Predicting methane emission in Canadian Holstein dairy cattle using milk mid-infrared reflectance spectroscopy and other commonly available predictors via artificial neural networks

J Dairy Sci. 2022 Oct;105(10):8272-8285. doi: 10.3168/jds.2021-21176. Epub 2022 Aug 31.


Interest in reducing eructed CH4 is growing, but measuring CH4 emissions is expensive and difficult in large populations. In this study, we investigated the effectiveness of milk mid-infrared spectroscopy (MIRS) data to predict CH4 emission in lactating Canadian Holstein cows. A total of 181 weekly average CH4 records from 158 Canadian cows and 217 records from 44 Danish cows were used. For each milk spectra record, the corresponding weekly average CH4 emission (g/d), test-day milk yield (MY, kg/d), fat yield (FY, g/d), and protein yield (PY, g/d) were available. The weekly average CH4 emission was predicted using various artificial neural networks (ANN), partial least squares regression, and different sets of predictors. The ANN architectures consisted of 3 training algorithms, 1 to 10 neurons with hyperbolic tangent activation function in the hidden layer, and 1 neuron with linear (purine) activation function in the hidden layer. Random cross-validation was used to compared the predictor sets: MY (set 1); FY (set 2); PY (set 3); MY and FY (set 4); MY and PY (set 5); MY, FY, and PY (set 6); MIRS (set 7); and MY, FY, PY, and MIRS (set 8). All predictor sets also included age at calving and days in milk, in addition to country, season of calving, and lactation number as categorical effects. Using only MY (set 1), the predictive accuracy (r) ranged from 0.245 to 0.457 and the root mean square error (RMSE) ranged from 87.28 to 99.39 across all prediction models and validation sets. Replacing MY with FY (set 2; r = 0.288-0.491; RMSE = 85.94-98.04) improved the predictive accuracy, but using PY (set 3; r = 0.260-0.468; RMSE = 86.95-98.47) did not. Adding FY to MY (set 4; r = 0.272-0.469; RMSE = 87.21-100.76) led to a negligible improvement compared with sets 1 and 3, but it slightly decreased accuracy compared with set 2. Adding PY to MY (set 5; r = 0.250-0.451; RMSE = 87.66-100.94) did not improve prediction ability. Combining MY, FY, and PY (set 6; r = 0.252-0.455; RMSE = 87.74-101.93) yielded accuracy slightly lower than sets 2 and 3. Using only MIRS data (set 7; r = 0.586-0.717; RMSE = 69.09-96.20) resulted in superior accuracy compared with all previous sets. Finally, the combination of MIRS data with MY, FY, and PY (set 8; r = 0.590-0.727; RMSE = 68.02-87.78) yielded similar accuracy to set 7. Overall, sets including the MIRS data yielded significantly better predictions than the other sets. To assess the predictive ability in a new unseen herd, a limited block cross-validation was performed using 20 cows in the same Canadian herd, which yielded r = 0.229 and RMSE = 154.44, which were clearly much worse than the average r = 0.704 and RMSE = 70.83 when predictions were made by random cross-validation. These results warrant further investigation when more data become available to allow for a more comprehensive block cross-validation before applying the calibrated models for large-scale prediction of CH4 emissions.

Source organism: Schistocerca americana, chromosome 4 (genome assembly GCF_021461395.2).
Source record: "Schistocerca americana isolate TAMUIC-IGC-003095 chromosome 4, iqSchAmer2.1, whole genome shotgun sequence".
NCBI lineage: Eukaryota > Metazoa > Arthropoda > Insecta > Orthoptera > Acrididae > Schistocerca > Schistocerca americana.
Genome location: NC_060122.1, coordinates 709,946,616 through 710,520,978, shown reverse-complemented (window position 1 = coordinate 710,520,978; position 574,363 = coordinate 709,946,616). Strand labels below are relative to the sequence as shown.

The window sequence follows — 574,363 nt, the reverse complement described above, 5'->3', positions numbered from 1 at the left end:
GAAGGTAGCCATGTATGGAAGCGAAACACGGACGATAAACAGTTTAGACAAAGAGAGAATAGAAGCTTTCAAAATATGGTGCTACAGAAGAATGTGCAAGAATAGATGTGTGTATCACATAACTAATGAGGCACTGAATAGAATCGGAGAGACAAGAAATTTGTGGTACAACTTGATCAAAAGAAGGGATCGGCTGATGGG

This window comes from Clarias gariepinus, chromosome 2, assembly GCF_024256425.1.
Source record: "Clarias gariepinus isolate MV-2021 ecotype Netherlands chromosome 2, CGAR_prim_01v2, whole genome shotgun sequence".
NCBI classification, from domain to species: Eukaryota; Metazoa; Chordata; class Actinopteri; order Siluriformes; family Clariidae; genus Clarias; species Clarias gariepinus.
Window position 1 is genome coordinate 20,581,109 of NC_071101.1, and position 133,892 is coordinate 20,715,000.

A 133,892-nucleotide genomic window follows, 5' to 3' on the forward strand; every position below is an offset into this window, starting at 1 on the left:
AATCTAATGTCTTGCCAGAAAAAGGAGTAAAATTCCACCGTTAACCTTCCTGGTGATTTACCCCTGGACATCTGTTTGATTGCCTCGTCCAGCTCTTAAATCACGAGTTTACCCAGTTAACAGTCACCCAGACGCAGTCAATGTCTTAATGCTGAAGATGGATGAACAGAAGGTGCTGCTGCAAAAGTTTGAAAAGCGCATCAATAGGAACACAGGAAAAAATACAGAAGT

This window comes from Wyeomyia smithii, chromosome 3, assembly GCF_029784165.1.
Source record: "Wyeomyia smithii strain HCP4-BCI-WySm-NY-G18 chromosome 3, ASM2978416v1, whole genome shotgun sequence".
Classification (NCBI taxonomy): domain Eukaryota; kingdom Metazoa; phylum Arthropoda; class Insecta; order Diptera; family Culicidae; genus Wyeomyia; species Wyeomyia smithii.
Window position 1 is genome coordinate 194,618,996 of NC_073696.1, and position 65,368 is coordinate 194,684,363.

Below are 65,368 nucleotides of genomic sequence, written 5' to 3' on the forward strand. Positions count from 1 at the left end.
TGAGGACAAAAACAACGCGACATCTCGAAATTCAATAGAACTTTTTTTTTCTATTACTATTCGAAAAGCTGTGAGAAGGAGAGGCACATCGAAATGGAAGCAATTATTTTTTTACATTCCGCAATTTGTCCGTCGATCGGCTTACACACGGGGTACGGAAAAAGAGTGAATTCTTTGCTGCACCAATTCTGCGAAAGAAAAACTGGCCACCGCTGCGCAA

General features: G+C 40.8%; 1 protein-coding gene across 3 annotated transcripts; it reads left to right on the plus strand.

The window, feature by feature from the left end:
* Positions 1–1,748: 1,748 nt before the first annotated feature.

Keywords: Holstein cows; machine learning; methane; mid-infrared spectroscopy.

MeSH terms

  • Animals
  • Canada
  • Cattle
  • Female
  • Lactation* / metabolism
  • Methane / metabolism
  • Milk* / chemistry
  • Neural Networks, Computer
  • Purines
  • Spectrophotometry, Infrared / veterinary


  • Purines
  • Methane